News / Middle East

Arab League Advance Team Arrives in Syria

Syria's President Bashar al-Assad (C) meets a delegation of clan leaders from three cities in nation's northeastern region - Deir Ezzour, Raqqa and Hasaka - in Damascus, Syria, December 22, 2011.
Syria's President Bashar al-Assad (C) meets a delegation of clan leaders from three cities in nation's northeastern region - Deir Ezzour, Raqqa and Hasaka - in Damascus, Syria, December 22, 2011.
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An advance team of Arab League observers has arrived in Syria, amid a mounting death toll from a crackdown on opposition unrest.

The team came Thursday to lay the groundwork for Arab League monitors who arrive over the coming weeks. The monitors will see whether Syria follows through on a pledge to stop attacks on anti-government protesters.

Activists say at least 21 people were killed on Thursday, following security force raids and clashes. The Syrian Observatory for Human Rights says nine of the deaths were in the flashpoint region of Homs.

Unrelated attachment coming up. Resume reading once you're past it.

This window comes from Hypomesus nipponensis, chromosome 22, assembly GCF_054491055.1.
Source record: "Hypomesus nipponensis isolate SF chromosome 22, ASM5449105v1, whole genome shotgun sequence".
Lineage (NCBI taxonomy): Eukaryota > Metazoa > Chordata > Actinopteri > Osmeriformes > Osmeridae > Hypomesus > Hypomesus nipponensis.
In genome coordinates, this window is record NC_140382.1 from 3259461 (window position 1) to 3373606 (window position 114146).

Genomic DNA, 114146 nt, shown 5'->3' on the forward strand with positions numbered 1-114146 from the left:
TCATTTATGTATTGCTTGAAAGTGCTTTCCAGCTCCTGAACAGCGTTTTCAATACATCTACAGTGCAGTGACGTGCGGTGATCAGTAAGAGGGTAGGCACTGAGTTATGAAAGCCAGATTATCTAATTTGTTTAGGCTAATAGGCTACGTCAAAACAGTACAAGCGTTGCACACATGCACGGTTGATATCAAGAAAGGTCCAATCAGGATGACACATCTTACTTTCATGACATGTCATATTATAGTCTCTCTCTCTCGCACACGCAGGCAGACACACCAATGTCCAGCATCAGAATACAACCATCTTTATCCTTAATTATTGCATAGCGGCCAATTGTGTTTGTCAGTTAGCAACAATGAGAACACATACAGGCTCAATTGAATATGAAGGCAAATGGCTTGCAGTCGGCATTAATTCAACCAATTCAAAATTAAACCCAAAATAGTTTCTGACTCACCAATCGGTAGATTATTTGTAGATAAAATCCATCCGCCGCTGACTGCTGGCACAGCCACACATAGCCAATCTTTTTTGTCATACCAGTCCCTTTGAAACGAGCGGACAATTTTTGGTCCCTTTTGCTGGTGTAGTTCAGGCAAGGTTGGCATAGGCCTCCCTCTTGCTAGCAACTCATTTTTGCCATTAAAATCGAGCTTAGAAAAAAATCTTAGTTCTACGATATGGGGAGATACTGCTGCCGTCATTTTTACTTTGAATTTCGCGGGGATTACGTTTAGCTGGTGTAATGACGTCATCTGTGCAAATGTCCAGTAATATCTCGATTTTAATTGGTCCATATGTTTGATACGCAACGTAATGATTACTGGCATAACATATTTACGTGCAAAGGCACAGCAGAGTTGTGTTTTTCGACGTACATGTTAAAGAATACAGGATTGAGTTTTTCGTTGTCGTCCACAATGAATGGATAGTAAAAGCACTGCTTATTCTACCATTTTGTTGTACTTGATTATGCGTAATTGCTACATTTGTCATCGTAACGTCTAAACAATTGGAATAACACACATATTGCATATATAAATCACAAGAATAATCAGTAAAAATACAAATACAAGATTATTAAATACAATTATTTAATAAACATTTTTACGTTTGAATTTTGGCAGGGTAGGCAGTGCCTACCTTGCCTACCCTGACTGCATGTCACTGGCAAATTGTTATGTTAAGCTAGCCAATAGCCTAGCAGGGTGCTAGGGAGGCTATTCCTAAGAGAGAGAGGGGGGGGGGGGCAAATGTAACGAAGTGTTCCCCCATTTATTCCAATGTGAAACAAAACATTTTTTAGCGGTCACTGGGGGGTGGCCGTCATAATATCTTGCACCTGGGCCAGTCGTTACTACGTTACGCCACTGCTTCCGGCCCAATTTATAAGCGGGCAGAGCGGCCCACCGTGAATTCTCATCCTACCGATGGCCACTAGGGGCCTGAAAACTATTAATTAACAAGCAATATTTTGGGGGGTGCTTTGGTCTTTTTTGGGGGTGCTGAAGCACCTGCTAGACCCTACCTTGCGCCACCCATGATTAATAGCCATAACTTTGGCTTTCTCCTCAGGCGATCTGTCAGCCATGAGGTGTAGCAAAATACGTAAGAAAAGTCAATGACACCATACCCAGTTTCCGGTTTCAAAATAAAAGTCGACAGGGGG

Syria's government agreed to allow the observers into the country under global pressure to stop its bloody crackdown on dissent.

The Arab League also has been urging Syria to withdraw its security forces from neighborhoods and begin talks with the opposition.

Syrian opposition groups say troops have killed at least 250 people since Monday -- one of the bloodiest periods since the uprising began in March.

The Syrian government has blamed much of the deadly violence on "gunmen" and "terrorists." On Thursday, Syria said more than 2,000 security force members had been killed in the nine-month uprising.

The state-run SANA news agency says the government reported the death toll in information submitted to the U.N. High Commissioner for Human Rights.

Meanwhile, Russia's U.N. ambassador, Vitaly Churkin, said Security Council members will hold more talks Thursday to "build consensus" on a Russian-sponsored draft resolution on Syria.

Turkey on Thursday condemned its neighbor, saying Syria's policies were turning the country into a "bloodbath."

A Turkish Foreign Ministry statement said the violence raises serious concerns about Syria's true intentions, and that no administration can be a winner in a struggle against its own people.

The United Nations says at least 5,000 people have been killed during the uprising.

The British-based Avaaz rights group says it has collected evidence of more than 6,200 deaths, including at least 400 children. It says more than 69,000 Syrians have been detained. In a Thursday statement, executive director Ricken Patel said the figures mean "one in every 300 Syrians has either been killed or imprisoned" since the uprising began.

Some information for this report was provided by AP, AFP and Reuters.

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